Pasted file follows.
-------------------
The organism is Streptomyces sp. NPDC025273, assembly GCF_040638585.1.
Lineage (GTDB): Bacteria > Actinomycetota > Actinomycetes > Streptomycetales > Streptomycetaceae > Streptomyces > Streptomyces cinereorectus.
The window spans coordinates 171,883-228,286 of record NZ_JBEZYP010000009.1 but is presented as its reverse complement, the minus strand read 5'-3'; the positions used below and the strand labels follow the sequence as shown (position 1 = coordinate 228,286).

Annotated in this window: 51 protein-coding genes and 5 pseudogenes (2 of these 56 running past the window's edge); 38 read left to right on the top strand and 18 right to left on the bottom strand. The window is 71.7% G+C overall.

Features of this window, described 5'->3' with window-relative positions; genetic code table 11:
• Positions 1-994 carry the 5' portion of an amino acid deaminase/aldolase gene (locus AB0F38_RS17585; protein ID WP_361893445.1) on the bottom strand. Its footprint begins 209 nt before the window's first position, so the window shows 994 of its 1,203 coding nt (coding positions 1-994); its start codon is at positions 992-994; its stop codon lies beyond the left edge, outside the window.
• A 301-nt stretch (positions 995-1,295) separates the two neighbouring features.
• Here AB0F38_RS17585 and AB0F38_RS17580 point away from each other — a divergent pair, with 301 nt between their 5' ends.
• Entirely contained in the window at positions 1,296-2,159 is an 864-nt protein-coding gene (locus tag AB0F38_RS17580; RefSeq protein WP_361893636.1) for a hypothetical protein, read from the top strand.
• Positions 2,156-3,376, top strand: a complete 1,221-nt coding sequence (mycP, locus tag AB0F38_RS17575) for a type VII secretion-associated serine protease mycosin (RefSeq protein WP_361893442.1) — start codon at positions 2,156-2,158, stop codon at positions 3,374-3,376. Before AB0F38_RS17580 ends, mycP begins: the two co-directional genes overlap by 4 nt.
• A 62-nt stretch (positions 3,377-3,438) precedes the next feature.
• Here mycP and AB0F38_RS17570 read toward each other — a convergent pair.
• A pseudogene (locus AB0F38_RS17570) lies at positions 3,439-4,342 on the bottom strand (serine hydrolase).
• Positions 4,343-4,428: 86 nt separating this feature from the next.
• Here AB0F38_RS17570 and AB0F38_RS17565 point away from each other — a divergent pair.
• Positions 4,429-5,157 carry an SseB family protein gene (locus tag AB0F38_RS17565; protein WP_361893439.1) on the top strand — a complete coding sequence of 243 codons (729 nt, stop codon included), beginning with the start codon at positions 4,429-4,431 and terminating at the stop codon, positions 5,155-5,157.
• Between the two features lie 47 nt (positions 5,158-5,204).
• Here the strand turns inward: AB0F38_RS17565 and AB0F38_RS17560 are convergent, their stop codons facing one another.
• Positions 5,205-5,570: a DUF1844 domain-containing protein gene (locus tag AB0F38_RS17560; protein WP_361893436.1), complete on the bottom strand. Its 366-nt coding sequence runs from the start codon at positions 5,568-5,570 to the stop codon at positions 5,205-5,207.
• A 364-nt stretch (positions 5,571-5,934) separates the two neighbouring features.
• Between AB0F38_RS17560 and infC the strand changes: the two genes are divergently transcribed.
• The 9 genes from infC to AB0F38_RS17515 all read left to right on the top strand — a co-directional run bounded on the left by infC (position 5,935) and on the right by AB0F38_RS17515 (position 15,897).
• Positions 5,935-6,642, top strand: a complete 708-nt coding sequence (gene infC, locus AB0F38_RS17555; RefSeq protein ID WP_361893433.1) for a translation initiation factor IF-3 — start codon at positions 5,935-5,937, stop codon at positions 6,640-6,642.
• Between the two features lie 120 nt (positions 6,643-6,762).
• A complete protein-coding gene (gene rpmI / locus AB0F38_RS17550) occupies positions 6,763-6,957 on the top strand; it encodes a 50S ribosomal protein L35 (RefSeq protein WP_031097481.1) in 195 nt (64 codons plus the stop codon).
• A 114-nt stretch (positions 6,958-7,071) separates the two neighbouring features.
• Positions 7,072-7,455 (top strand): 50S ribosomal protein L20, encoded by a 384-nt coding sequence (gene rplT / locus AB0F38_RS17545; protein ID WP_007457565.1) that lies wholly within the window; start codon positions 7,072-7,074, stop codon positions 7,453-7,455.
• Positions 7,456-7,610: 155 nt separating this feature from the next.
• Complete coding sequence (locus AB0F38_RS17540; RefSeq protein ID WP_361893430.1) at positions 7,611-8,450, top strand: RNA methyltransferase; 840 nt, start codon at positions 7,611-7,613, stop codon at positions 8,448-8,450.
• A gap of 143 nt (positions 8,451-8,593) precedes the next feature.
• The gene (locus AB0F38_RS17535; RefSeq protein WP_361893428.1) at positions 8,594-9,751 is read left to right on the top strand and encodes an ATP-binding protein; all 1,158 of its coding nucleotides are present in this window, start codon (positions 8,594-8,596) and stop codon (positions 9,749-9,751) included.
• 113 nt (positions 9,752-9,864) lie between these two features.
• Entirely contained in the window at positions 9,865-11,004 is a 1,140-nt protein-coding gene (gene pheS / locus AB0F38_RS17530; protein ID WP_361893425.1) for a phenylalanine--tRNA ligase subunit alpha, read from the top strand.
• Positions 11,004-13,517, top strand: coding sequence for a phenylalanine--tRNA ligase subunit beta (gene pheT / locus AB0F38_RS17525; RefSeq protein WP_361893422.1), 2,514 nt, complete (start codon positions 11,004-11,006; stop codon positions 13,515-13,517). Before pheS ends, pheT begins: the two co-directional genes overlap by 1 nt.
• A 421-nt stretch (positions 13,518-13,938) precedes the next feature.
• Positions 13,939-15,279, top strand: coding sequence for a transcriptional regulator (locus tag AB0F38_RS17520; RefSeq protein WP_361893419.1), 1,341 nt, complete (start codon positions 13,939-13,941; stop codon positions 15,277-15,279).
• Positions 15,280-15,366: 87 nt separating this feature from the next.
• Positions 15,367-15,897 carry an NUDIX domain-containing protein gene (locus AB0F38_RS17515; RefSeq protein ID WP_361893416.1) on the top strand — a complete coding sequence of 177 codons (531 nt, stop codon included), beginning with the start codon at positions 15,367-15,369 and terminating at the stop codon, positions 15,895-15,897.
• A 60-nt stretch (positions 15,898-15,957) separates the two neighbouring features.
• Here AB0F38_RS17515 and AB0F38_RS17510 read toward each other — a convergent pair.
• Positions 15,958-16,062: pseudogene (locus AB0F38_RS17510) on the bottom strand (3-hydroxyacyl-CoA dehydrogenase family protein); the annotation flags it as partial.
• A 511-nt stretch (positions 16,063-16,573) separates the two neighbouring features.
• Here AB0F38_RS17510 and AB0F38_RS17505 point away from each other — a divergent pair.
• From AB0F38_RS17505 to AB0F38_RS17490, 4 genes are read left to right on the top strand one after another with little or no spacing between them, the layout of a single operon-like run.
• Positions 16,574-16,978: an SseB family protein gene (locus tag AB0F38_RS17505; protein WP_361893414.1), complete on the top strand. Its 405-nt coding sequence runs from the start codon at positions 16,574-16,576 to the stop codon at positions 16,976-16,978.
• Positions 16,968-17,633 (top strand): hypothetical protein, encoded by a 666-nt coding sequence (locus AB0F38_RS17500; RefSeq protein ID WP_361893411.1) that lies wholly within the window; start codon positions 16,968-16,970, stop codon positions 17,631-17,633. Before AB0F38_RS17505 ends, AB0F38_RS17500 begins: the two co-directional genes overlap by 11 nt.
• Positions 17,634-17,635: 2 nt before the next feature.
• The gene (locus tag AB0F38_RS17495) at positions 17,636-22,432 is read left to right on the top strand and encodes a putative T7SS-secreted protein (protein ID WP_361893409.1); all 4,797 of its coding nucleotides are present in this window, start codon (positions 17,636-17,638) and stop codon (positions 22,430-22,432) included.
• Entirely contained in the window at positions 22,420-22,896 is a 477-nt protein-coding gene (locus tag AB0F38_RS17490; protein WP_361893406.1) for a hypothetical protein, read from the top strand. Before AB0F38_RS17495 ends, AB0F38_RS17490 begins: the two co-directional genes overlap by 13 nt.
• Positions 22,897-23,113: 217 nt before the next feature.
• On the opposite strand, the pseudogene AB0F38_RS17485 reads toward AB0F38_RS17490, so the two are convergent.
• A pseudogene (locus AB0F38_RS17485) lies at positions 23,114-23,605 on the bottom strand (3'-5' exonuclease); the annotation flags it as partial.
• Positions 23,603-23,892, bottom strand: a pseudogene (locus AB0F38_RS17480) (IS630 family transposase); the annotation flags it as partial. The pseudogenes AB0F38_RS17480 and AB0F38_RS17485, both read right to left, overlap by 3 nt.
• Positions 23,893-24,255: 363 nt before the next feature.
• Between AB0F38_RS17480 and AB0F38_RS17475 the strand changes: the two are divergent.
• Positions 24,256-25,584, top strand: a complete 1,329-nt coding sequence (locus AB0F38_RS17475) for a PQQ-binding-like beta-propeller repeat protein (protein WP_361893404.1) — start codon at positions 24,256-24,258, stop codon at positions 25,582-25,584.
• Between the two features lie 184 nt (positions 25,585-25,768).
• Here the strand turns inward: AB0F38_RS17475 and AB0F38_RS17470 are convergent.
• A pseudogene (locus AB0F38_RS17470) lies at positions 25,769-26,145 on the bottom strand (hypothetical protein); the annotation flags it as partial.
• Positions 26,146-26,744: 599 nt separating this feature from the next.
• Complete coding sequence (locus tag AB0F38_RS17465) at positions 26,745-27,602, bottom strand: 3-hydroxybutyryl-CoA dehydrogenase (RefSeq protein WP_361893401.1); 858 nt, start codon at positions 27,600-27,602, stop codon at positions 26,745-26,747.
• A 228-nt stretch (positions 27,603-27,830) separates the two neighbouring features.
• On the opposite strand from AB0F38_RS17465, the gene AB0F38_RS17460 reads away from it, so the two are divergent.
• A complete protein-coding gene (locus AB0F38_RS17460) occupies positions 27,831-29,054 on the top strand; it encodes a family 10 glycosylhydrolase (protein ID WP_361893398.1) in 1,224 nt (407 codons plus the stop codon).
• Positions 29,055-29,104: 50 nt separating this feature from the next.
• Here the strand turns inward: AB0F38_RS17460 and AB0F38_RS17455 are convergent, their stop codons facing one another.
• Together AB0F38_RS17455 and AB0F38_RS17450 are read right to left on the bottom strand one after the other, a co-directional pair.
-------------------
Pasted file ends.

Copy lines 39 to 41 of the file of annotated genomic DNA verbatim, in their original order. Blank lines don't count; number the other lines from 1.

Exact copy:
• A 60-nt stretch (positions 15,898-15,957) separates the two neighbouring features.
• Here AB0F38_RS17515 and AB0F38_RS17510 read toward each other — a convergent pair.
• Positions 15,958-16,062: pseudogene (locus AB0F38_RS17510) on the bottom strand (3-hydroxyacyl-CoA dehydrogenase family protein); the annotation flags it as partial.